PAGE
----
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March 30, 2020

Tax Provisions of the CARES Act

Stimulus Checks

The most celebrated aspect of the CARES (Coronavirus Aid, Relief and Economic Security) Act may be the 2020 recovery rebate for individuals. 

There will be an immediate payment of $1,200 to US individuals reporting income of up to $75,000 on their 2019 tax returns. Joint filers with income of up to $150,000 would receive $2,400. The payments will be increased by $500 for each child under the age of 17. If a taxpayer has not yet filed their 2019 tax return, the payment will be based on the 2018 tax return. If the taxpayer has not filed a return for 2018 or 2019, it will be based on the taxpayer’s Social Security statement. 

The amount of the payment will be phased out above the income levels set forth above and will not be available to individuals reporting over $99,000 of income or joint filers reporting more than $198,000 of income. 

Payments will be made between now and December 31, 2020, and will be treated as an advance of the credit an individual will compute on the individual’s 2020 tax return.


Under the 2017 TCJA, depreciation on certain property (qualified improvement property) was intended to be accelerated. Generally, the depreciable life of improvements made to the interior portion of a nonresidential building any time after the building was placed in service was to be reduced from 39 to 15 years. In addition, 100-percent bonus depreciation was to be available for all assets with a life of 20 years or less.

The actual wording of the TCJA neglected to provide that qualified improvement property would have a 15-year depreciable life. Therefore, the life remained 39 years and the property was not eligible for 100-percent bonus depreciation.

The CARES Act makes the necessary technical correction to the TCJA by providing that the depreciable life of qualified improvement property is 15 years. Importantly, the correction is retroactive to January 1, 2018, meaning taxpayers should be entitled to file amended returns to claim accelerated depreciation for 2018 and 2019.

Retirement Funds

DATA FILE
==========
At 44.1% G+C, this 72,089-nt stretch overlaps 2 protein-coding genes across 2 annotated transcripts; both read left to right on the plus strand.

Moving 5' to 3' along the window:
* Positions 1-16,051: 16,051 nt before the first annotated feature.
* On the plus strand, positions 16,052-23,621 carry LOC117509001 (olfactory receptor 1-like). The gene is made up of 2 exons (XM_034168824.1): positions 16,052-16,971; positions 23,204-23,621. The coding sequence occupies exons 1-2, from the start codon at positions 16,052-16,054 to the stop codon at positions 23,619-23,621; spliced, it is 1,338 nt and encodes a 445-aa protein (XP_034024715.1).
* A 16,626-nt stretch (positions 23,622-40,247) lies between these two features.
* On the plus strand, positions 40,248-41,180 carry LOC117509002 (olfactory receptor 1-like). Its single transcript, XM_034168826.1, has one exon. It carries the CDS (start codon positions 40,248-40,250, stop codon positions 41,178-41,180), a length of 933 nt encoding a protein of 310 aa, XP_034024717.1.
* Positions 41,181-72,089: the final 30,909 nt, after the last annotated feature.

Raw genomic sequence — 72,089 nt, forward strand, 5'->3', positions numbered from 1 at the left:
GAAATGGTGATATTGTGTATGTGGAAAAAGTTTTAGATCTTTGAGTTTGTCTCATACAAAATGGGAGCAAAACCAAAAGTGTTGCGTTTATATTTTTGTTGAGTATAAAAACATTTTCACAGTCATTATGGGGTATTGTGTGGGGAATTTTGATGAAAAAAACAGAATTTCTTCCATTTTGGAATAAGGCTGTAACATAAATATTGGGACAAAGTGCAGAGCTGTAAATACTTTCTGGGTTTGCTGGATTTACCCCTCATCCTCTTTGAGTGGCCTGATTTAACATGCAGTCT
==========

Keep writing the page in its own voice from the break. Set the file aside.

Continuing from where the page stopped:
The CARES Act adds a new exception to the 10-percent penalty on distributions from qualified retirement plans before age 59 1/2. The penalty-free distribution covers both retirement plans and IRAs. Specifically, a taxpayer is allowed to take a “coronavirus-related distribution” of up to $100,000 in 2020 without being subject to the penalty.

A coronavirus-related distribution is a distribution to an individual (1) who is diagnosed with SRS-COV-2 or COVID-19 by a test approved by the CDC, (2) whose spouse or dependent is diagnosed with one of the two diseases, or (3) who experiences adverse financial consequences as a result of being quarantined, being furloughed or laid off, having work hours reduced, or being unable to work due to lack of child care.

While the distribution is subject to income tax, the CARES Act allows a taxpayer to report the distribution over a three-year period beginning with 2020. The taxpayer also has the option to avoid any income recognition by repaying the distribution to the retirement plan within three years of receiving it.

In addition, the amount an individual may borrow from his or her retirement plan is increased from $50,000 to $100,000 for the 180-day period beginning after the enactment of the CARES Act, and “required minimum distributions” are waived for 2020.

Charitable Contributions

Since the TCJA greatly increased the standard deduction, most taxpayers no longer itemized deductions. As a result, in most cases, charitable contributions (which are itemized deductions) do not result in a tax benefit. The CARES Act now allows an individual who does not itemize deductions to make a cash contribution of up to $300 to certain qualifying charities and deduct the contribution as an “above-the-line” item in computing adjusted gross income. This means a taxpayer receives the new deduction in addition to the standard deduction.

The CARES Act also temporarily removes certain restrictions on charitable deductions for 2020. Individuals who do itemize their deductions are allowed to deduct cash contributions to public charities up to 100 percent of AGI for 2020 with any excess contributions available to be carried over to the next five years. For corporate donors, the limit is increased from 10 percent of adjusted taxable income to 25 percent.

Employee Student Loans

Under the CARES Act, an employer is allowed in 2020 to pay up to $5,250 of an employee’s student loan without the employee having to recognize income for the payment. Because current law allows an employer to pay up to $5,250 of an employee’s qualified educational expenses tax free to the employee, the CARES Act creates a new combined limit. Accordingly, an employer may, for example, pay $3,000 toward an employee’s qualified educational expenses and another $2,250 of that employee’s student loan payments in 2020. Any amount paid in excess of $5,250 in the aggregate will be taxable income to the employee.

As a conforming amendment under the new law, an employee may not deduct interest on student debt to the extent the debt was paid by the employer on a tax-free basis.

Employee Retention Credit

The CARES Act contains a one-year refundable credit against an employer’s share of Social Security payroll taxes for any business forced to suspend or close its operations due to COVID-19 but that continues to pay its employees.